“The stress of public office has had a toll on my personal relationships. I made mistakes that damaged those relationships. I slept with a hooker, and now I have to pay the price in the years ahead of mistrust and tension in my relationship with my wife. But that has nothing to do with you. I balanced the budget. I passed a bill that helped revitalize the healthcare system for 21st century. That’s what matters for you. And no number of hookers I sleep with will change that.”
Rereading the above… it does sound naïve. But I stand by it. I vote for a separation of Sex and State.
Mike Gravel (pictured to the left) is just one of many unique visiting lecturers at a UC Berkeley course on Political Science run by Alan Ross.
If you want to listen to a few entertaining, moving, and even educational lectures on life and politics, I would highly recommend you visit this page and give a listen.
One of the biggest things you’ll notice is that a lot of these professors, businessmen, and world-renowned leaders say a lot of edgy things you probably wouldn’t hear them say in any other venue. This is because Alan Ross encourages the speakers to get away from rigid political correctness that is so prevalent in public speaking today. He says f***, he says s***, and he makes light jokes at the expense of a person’s race, sex, looks, hygiene, and/or intelligence.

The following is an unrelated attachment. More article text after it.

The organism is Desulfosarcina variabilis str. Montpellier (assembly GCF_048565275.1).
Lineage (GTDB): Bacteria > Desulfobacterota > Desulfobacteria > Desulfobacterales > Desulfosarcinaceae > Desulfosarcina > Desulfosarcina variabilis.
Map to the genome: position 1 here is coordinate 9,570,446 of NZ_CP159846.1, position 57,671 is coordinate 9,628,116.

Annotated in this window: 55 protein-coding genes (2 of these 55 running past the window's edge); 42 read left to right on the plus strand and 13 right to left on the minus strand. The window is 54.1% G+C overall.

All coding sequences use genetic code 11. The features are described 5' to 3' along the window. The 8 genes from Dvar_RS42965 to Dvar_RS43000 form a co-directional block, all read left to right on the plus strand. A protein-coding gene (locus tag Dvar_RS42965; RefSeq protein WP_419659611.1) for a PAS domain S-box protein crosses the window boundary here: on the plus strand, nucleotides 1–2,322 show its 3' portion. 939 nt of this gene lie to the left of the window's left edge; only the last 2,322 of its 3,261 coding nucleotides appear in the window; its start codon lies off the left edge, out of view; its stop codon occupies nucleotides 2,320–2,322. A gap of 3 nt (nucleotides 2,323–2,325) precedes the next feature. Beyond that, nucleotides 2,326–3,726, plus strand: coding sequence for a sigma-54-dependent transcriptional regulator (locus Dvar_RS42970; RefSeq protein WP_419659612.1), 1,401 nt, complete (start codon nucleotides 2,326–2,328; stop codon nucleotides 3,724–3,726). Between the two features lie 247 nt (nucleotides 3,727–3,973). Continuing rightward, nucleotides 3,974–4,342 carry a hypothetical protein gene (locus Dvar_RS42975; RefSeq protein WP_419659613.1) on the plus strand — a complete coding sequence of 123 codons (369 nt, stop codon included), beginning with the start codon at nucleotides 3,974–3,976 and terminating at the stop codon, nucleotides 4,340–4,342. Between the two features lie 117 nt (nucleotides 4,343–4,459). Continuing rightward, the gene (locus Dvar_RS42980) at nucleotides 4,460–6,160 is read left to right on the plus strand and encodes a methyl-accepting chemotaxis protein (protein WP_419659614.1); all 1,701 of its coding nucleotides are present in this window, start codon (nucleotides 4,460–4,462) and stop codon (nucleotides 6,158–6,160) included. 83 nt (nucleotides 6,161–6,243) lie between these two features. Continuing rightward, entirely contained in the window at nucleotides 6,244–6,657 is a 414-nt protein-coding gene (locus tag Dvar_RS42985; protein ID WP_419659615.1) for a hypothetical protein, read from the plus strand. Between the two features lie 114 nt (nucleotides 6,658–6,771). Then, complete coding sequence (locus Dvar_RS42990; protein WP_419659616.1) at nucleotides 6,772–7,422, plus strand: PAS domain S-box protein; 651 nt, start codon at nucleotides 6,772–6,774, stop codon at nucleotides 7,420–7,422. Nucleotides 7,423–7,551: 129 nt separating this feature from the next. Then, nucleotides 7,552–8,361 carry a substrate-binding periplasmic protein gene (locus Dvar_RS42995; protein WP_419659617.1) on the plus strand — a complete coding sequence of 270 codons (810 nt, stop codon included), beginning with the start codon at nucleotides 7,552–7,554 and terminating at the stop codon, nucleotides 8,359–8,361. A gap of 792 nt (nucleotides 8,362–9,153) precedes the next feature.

These are seemingly minor freedoms but the result is a much more vibrant discussion of what makes life worth living, the challenges we face as individuals and as communities, and many other topics that couldn’t be addressed quite as effectively without letting go just in this way.
Given the power and hunger of the media to pick up on any gaffs, people are less and less willing to speak their mind on controversial issues. The result is a drier and less productive public debate.
Here’s a nice quick video on Alan Ross that makes him seem the opposite of what I just described, but still at least it shows that he can fake being a nice guy too